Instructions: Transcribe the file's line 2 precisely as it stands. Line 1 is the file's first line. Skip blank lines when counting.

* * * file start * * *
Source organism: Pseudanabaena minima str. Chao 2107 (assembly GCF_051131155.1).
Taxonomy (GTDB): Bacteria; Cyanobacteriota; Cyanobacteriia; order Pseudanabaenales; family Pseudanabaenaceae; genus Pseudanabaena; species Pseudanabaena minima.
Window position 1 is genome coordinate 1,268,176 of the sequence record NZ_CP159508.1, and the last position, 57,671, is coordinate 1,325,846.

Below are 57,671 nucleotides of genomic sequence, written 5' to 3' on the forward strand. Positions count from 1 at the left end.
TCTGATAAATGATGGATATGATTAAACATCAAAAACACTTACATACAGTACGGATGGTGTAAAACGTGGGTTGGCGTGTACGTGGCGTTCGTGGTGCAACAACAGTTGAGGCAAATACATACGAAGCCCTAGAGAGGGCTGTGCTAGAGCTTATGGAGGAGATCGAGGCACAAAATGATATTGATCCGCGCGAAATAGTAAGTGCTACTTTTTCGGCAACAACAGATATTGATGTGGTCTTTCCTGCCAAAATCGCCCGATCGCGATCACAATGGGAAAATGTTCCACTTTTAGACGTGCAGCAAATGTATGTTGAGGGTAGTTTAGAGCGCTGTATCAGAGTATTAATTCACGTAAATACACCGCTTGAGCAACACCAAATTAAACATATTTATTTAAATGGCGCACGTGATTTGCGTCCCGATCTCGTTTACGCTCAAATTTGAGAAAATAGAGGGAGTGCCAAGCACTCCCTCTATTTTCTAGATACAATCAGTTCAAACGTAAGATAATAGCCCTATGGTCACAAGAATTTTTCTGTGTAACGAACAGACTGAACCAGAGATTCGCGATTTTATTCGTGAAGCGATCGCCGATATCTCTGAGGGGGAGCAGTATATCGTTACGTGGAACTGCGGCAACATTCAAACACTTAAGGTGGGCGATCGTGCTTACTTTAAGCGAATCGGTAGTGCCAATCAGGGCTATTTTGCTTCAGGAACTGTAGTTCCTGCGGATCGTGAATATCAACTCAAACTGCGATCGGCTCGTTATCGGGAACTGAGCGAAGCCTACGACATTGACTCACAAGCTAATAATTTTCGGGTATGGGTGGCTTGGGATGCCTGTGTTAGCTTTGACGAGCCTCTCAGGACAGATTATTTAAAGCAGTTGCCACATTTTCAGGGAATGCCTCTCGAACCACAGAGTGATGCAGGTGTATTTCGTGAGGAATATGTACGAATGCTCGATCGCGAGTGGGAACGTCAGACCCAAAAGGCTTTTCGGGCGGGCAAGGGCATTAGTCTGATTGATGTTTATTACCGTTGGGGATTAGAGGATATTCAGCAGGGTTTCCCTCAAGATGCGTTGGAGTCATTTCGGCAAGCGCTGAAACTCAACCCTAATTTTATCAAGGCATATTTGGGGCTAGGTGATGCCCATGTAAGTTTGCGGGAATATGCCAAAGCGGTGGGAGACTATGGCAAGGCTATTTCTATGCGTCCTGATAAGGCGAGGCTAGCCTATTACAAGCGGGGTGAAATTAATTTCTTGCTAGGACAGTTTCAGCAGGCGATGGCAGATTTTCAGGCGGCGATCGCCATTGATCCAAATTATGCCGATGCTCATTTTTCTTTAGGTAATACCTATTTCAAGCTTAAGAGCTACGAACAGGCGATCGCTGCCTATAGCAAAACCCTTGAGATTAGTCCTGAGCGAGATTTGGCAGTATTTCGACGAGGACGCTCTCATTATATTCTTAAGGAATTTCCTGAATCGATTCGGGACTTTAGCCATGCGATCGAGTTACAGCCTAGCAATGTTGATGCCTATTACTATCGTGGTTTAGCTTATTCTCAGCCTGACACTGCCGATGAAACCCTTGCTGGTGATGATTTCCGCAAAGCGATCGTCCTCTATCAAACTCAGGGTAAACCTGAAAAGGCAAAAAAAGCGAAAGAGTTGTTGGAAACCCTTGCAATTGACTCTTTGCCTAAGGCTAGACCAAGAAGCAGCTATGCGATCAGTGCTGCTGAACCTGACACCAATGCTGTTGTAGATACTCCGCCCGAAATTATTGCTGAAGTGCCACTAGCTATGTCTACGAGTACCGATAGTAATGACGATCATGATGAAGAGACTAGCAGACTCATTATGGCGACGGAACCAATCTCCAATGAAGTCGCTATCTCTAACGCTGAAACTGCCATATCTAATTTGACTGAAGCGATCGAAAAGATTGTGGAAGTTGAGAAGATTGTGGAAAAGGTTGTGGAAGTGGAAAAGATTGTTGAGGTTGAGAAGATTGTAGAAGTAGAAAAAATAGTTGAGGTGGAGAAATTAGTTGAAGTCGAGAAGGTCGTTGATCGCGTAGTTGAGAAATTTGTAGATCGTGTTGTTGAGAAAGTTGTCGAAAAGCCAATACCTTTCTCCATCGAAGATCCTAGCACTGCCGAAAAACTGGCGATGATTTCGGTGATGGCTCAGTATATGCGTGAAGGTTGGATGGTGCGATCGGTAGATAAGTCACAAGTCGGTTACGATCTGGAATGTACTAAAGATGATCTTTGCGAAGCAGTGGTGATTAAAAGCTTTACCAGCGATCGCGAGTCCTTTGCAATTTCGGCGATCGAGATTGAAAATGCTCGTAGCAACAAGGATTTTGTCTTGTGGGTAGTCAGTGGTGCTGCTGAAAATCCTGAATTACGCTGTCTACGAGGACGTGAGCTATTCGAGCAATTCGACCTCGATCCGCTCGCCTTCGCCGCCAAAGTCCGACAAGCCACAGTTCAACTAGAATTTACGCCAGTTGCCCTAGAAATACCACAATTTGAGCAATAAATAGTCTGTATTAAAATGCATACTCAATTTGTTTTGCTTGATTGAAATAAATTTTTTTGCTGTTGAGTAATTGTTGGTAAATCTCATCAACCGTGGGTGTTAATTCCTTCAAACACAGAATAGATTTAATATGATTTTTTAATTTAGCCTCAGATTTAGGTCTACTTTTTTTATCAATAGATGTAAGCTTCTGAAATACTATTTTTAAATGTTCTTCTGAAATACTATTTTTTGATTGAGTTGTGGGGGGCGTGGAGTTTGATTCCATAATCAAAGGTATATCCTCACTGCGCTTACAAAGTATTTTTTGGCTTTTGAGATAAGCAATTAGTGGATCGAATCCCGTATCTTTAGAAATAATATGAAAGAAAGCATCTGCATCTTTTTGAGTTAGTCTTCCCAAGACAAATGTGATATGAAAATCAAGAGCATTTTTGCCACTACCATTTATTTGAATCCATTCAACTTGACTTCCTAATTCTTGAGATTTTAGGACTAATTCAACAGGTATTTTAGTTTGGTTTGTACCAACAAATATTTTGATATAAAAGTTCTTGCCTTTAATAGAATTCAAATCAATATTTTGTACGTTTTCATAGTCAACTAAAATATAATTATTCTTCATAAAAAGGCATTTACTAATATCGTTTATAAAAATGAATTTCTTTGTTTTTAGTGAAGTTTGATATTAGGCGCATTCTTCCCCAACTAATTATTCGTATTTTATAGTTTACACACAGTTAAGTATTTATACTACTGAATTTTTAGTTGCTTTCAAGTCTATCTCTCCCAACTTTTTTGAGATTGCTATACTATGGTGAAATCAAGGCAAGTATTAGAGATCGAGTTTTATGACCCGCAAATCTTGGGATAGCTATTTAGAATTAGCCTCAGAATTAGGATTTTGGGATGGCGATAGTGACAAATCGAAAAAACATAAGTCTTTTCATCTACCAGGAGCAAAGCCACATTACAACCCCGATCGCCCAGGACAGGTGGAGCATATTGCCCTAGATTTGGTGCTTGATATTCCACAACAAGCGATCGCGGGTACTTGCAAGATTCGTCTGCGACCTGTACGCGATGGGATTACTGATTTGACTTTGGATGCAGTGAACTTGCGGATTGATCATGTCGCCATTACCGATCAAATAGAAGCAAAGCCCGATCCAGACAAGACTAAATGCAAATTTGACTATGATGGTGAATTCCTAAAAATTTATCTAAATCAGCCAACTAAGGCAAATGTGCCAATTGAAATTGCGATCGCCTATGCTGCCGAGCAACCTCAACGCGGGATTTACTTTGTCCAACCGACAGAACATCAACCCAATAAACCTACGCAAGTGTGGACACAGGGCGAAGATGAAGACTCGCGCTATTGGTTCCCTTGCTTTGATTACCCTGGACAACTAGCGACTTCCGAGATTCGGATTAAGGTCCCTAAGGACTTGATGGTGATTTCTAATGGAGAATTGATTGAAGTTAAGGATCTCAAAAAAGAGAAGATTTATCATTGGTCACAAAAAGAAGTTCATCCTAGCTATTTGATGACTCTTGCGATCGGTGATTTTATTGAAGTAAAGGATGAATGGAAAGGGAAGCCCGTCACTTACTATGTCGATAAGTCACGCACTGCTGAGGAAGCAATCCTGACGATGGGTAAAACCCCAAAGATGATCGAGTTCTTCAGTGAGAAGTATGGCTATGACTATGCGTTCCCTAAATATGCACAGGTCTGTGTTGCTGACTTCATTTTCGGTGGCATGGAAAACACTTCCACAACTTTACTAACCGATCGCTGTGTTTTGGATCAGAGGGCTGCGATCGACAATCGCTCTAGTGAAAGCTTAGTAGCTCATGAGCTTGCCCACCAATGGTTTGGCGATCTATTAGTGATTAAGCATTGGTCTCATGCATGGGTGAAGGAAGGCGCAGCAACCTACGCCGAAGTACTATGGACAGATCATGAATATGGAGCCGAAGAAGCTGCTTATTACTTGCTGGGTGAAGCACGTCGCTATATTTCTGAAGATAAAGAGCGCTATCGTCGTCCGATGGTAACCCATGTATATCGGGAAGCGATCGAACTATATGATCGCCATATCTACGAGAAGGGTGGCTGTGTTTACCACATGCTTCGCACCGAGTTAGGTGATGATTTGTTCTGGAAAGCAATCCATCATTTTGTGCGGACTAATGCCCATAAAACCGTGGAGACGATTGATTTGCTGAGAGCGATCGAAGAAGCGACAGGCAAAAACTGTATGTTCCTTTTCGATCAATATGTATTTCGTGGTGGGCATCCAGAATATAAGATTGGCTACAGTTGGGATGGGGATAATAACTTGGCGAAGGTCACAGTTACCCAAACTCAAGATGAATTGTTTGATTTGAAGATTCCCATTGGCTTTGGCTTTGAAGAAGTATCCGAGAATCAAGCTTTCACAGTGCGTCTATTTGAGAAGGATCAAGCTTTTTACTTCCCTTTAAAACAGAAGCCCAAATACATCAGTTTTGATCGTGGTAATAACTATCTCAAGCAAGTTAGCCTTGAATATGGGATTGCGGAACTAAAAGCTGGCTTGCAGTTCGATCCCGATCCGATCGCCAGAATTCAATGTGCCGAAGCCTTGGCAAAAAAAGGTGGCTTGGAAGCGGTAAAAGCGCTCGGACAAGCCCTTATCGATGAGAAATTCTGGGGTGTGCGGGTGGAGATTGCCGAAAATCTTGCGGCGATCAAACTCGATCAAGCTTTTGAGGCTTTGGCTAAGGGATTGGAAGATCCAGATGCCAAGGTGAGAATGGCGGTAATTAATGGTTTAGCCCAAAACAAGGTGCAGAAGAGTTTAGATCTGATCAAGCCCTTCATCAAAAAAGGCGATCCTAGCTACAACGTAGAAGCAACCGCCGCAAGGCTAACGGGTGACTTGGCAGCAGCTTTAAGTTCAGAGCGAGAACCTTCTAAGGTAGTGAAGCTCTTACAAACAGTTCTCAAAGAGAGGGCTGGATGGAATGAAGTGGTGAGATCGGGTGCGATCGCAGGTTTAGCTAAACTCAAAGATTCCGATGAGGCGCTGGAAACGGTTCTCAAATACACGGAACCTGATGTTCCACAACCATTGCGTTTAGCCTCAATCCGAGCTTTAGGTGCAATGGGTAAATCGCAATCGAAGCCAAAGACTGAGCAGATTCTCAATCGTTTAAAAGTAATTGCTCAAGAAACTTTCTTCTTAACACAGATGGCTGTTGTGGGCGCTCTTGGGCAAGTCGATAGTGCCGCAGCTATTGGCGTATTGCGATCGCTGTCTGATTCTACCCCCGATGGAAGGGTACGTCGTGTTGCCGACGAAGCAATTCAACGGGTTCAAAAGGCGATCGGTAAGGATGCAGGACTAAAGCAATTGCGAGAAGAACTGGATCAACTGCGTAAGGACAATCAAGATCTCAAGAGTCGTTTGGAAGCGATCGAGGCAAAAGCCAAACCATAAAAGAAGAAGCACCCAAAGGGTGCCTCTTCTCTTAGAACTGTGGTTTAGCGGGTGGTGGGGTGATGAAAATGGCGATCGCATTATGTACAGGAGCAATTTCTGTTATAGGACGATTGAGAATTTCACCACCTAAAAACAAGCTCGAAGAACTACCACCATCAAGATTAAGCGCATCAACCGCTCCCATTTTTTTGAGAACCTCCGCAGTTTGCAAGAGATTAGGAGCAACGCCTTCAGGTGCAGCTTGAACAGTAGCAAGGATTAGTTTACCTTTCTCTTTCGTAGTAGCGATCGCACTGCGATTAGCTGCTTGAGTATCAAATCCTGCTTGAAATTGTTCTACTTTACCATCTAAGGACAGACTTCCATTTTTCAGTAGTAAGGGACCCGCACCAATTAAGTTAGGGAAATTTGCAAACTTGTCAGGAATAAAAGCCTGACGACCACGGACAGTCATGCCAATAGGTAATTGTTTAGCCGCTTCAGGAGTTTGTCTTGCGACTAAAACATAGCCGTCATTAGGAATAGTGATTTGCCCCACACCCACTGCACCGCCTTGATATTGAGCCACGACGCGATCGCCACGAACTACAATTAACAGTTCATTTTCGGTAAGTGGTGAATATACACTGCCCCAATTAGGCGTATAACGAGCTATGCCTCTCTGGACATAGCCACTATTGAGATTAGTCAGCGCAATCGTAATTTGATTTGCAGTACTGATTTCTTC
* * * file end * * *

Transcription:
Taxonomy (GTDB): Bacteria; Cyanobacteriota; Cyanobacteriia; order Pseudanabaenales; family Pseudanabaenaceae; genus Pseudanabaena; species Pseudanabaena minima.